Green bonds may have a 'halo effect' on financial markets
The global green bonds market is on course to once again smash records as policy and cultural changes herald what could be a breakthrough year for low carbon finance. Yet, demonstrating the growing success of green bonds is far more than good PR, it seems their impact on the financial sector may be going even deeper than it first appears.
After breaching the $100 billion mark for the first time last year, green bond issuances are set to top $200 billion during 2018. And while the precise forecast for this year differs depending on who you talk to, the $155 billion achieved in 2017 certainly marks a huge uptick from five years ago, when issuances stood at a mere $13 billion.
Evidently, green bonds are on the march, and the issuances this year already have begun to flow. Nordic corporate bank SEB last week announced the launch of two green bonds worth a combined $760 million issued by German development bank KfW.
The bank's $630,000 bond with a maturity of 10 years issued at the end of last month was the largest green bond in Swedish krona and came just days after a $125,000 green bond with a maturity of five years, according to KfW's head of capital markets Petra Wehlert.
"This is the year of the SEK green bond market for KfW," she said. "We look forward to broaden out our investor base with green bonds in different currencies."
Following on this trajectory, S&P Global Ratings published its projections for the global green bonds market this year, predicting around $200 billion total issuances by the end of 2018.The ratings agency cited strengthening green bond market fundamentals as justification for its bullishness and highlighted low carbon technologies in energy, transport and buildings as the major beneficiaries of resulting investment.
But S&P's outlook may be a conservative projection if rival ratings agency Moody's is to be believed. While S&P set year on year growth at around 30 percent for the year — significantly slower than recent years, which have shown closer to 80 percent growth — Moody's believes a 60 percent uptick in 2018 compared to last year will be closer to the mark. That would mean, by the end of 2018, global green bond issuances will have reached a record $250 billion — a quarter of the way to the $1 trillion market campaigners want to see delivered by the early 2020s.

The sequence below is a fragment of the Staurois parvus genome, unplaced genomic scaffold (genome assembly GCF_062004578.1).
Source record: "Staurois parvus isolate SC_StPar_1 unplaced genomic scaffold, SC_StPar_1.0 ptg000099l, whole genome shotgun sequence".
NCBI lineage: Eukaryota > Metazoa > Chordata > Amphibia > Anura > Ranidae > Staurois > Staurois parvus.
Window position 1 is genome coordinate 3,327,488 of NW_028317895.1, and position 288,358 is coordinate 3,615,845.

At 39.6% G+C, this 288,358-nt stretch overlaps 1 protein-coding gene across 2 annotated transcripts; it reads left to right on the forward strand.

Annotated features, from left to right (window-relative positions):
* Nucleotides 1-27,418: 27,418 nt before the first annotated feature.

Developed market corporations and banks will remain the most active participants in the market, according to Moody's analyst Matt Kuchtyak, but national and local governments will become increasing drivers of growth as they seek to adapt to climate change and meet Paris Agreement goals.
"The public sector is at the forefront of combating climate change, coping with environmental shocks and addressing critical infrastructure needs," said Kuchtyak. "We anticipate green bonds will increasingly serve as a relevant financing tool for these obligations."
The EU Commission — well aware of the scale of financing needed to meet climate objectives and combat declining renewable investment in the continent — is also looking at how it can further support the burgeoning market through its sustainable finance strategy, which is due in mere weeks.
Encouragingly, that strategy is likely be heavily influenced by a crucial report launched last week by an EU-appointed group of finance experts, the High Level Export Group on Sustainable Finance, which called on the EU to draw up an official European Green Bonds Standard in a bid for clearer classification for what constitutes a "green bond."